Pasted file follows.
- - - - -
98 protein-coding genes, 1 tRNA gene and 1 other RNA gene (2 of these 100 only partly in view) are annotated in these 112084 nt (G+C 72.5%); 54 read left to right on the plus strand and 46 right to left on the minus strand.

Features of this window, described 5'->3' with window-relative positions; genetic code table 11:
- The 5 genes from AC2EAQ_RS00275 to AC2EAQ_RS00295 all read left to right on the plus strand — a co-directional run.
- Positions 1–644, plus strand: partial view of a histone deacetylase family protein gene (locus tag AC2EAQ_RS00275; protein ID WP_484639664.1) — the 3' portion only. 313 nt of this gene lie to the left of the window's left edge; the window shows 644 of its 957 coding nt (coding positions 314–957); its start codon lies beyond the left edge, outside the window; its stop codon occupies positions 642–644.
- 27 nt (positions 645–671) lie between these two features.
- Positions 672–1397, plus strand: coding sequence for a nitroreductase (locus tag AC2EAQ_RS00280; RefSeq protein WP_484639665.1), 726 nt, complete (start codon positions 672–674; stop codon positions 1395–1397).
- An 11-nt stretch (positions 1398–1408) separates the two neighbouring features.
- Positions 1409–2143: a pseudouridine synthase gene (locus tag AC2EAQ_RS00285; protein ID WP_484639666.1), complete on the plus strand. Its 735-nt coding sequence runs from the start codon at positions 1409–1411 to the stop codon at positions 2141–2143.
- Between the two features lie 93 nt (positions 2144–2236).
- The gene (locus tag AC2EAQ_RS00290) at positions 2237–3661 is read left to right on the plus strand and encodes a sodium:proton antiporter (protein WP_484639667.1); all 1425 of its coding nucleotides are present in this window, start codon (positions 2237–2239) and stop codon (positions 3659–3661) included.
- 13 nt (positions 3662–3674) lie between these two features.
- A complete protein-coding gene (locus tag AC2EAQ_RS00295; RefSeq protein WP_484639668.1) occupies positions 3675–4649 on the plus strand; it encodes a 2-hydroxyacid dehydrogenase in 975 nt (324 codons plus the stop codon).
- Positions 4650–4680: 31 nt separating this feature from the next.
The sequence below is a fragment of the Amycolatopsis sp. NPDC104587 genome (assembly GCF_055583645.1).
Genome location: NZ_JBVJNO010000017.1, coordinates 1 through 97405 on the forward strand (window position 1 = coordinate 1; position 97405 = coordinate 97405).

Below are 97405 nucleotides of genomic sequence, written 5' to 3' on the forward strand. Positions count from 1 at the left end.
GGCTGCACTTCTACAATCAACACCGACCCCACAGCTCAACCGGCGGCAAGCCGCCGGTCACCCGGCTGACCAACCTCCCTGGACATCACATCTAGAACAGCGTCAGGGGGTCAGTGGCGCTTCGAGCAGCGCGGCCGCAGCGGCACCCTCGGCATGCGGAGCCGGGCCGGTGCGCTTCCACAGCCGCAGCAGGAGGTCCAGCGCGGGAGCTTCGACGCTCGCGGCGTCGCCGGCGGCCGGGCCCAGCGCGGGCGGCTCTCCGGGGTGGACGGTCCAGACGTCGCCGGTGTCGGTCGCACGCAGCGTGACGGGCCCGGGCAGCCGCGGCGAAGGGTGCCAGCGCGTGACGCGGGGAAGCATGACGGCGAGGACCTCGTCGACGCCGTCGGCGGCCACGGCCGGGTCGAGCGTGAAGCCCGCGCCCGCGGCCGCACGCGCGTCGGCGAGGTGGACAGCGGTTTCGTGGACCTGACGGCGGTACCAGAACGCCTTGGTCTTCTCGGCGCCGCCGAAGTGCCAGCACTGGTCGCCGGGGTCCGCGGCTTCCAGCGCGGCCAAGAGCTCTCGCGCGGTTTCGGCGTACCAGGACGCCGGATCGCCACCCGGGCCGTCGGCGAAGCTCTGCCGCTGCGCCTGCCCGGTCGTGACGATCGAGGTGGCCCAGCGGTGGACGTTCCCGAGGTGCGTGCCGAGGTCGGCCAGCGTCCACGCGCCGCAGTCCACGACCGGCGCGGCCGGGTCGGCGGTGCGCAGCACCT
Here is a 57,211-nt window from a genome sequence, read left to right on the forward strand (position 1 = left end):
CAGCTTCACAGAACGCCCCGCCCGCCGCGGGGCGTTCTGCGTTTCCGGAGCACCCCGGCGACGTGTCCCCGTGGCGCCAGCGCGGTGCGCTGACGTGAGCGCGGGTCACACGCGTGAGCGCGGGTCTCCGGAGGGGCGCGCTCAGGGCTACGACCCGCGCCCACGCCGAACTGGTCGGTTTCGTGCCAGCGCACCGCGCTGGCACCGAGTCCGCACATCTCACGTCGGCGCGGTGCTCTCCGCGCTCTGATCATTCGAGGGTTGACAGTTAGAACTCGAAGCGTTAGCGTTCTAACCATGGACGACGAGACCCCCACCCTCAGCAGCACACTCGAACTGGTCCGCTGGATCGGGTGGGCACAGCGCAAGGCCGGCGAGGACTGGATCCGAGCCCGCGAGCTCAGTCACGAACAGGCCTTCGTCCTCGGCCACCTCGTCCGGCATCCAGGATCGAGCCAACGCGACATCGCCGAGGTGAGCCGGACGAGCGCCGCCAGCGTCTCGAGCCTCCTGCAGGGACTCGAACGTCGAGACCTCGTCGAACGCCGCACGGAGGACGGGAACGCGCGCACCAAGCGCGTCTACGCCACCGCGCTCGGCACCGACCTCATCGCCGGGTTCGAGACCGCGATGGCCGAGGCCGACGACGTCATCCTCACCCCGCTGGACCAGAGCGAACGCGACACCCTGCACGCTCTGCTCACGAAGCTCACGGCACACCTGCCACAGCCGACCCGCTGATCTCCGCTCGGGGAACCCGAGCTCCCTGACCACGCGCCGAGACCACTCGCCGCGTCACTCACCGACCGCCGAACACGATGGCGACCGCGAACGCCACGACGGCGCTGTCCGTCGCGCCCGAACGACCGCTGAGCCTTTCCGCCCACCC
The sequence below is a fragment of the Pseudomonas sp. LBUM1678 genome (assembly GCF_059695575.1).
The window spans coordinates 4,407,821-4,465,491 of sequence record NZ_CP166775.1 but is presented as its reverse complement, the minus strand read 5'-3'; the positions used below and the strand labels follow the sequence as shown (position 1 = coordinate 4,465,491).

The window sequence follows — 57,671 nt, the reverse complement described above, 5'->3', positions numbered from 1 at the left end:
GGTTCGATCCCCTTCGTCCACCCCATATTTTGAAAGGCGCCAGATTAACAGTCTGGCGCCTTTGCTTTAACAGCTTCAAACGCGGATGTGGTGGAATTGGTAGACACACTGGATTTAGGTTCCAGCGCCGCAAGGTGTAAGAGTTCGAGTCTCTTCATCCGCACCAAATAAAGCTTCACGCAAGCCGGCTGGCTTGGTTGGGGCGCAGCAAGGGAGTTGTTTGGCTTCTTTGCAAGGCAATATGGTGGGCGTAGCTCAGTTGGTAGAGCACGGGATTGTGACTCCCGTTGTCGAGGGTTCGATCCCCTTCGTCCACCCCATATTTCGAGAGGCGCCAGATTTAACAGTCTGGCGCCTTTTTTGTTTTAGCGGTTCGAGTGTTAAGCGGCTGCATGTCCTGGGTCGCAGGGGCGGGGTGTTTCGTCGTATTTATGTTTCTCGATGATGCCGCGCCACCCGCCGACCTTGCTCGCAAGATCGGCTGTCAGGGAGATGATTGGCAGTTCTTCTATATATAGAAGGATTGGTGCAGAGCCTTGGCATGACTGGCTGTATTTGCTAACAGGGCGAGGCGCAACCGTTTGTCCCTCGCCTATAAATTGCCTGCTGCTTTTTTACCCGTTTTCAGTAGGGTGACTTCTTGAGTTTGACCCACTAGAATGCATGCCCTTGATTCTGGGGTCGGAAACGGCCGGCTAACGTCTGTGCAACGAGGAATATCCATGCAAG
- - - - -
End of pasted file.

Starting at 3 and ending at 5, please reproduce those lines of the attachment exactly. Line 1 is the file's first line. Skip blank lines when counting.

- The 5 genes from AC2EAQ_RS00275 to AC2EAQ_RS00295 all read left to right on the plus strand — a co-directional run.
- Positions 1–644, plus strand: partial view of a histone deacetylase family protein gene (locus tag AC2EAQ_RS00275; protein ID WP_484639664.1) — the 3' portion only. 313 nt of this gene lie to the left of the window's left edge; the window shows 644 of its 957 coding nt (coding positions 314–957); its start codon lies beyond the left edge, outside the window; its stop codon occupies positions 642–644.
- 27 nt (positions 645–671) lie between these two features.